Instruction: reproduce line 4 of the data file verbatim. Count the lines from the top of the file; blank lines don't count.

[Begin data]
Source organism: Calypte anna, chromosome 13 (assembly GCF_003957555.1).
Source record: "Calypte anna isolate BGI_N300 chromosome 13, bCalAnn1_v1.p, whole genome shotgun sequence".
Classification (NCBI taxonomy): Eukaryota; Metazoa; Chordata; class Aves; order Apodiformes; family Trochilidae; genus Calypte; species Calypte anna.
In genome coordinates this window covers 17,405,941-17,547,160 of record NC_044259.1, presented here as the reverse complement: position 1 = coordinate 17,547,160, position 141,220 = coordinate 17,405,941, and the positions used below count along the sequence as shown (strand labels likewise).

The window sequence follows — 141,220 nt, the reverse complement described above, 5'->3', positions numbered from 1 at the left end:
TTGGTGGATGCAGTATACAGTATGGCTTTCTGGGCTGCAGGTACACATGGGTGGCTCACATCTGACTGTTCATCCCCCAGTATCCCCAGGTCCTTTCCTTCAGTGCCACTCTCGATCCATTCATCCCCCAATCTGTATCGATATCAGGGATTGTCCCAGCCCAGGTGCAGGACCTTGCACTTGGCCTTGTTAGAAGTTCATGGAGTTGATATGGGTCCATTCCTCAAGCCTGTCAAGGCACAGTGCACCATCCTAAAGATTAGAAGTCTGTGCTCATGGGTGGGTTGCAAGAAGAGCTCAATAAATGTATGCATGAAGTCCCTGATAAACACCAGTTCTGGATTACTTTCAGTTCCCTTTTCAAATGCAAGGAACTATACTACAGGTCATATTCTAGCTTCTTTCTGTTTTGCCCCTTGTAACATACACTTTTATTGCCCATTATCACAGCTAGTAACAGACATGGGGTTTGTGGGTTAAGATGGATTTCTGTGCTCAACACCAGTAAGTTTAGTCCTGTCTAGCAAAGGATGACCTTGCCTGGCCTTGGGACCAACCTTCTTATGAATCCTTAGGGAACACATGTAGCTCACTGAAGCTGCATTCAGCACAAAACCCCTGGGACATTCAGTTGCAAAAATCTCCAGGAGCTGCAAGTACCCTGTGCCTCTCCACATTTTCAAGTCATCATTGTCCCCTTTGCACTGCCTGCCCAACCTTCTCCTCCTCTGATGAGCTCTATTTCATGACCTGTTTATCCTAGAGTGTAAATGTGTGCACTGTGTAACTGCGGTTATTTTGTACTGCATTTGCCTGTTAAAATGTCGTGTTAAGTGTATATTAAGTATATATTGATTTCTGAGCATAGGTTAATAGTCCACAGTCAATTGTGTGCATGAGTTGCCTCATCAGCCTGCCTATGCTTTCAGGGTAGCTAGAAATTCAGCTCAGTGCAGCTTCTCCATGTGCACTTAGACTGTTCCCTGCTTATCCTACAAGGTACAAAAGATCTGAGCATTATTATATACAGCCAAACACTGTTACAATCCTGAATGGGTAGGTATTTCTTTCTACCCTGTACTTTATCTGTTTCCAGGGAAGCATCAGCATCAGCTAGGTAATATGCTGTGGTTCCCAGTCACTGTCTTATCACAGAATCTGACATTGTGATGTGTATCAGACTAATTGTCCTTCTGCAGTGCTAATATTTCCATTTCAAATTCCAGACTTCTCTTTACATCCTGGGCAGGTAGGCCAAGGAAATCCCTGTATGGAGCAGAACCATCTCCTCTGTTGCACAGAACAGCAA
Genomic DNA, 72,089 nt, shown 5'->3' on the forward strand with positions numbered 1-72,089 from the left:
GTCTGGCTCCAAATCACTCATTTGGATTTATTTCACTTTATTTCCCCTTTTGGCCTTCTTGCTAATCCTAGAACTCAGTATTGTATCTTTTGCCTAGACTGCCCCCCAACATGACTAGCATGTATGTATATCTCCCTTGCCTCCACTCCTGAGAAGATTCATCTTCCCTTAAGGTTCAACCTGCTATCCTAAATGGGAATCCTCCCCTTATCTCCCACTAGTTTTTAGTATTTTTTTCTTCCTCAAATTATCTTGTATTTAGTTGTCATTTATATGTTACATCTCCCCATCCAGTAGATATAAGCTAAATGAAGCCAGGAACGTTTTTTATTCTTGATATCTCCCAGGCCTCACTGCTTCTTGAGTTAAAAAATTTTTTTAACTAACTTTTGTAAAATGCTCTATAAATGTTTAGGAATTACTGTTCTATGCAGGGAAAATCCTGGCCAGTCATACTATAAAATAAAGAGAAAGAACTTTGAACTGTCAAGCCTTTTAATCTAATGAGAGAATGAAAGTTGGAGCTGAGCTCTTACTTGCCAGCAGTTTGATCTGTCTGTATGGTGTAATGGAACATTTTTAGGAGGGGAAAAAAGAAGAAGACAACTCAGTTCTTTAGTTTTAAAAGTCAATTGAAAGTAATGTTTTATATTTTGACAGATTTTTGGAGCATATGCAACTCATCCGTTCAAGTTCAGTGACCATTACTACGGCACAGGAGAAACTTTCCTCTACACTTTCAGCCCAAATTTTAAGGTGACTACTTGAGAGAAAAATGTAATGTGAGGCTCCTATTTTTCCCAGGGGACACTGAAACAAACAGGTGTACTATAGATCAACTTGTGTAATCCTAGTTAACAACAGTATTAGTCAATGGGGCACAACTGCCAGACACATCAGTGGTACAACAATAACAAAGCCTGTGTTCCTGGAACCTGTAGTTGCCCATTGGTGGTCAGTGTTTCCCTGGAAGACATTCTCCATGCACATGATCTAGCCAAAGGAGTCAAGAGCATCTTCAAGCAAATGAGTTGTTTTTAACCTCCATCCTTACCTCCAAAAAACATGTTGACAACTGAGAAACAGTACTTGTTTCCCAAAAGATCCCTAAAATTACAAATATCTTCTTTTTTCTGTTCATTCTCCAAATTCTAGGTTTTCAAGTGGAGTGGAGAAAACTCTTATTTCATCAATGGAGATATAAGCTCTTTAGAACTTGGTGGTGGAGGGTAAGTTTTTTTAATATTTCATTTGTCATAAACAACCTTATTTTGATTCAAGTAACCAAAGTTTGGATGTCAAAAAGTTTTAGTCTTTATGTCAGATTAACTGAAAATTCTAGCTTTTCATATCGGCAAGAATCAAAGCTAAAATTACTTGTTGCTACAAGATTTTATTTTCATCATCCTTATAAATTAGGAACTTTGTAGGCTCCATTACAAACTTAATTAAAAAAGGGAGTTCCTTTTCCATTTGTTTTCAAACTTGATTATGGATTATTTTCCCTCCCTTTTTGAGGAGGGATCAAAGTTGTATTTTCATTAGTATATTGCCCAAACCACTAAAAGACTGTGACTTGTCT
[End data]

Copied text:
In genome coordinates this window covers 17,405,941-17,547,160 of record NC_044259.1, presented here as the reverse complement: position 1 = coordinate 17,547,160, position 141,220 = coordinate 17,405,941, and the positions used below count along the sequence as shown (strand labels likewise).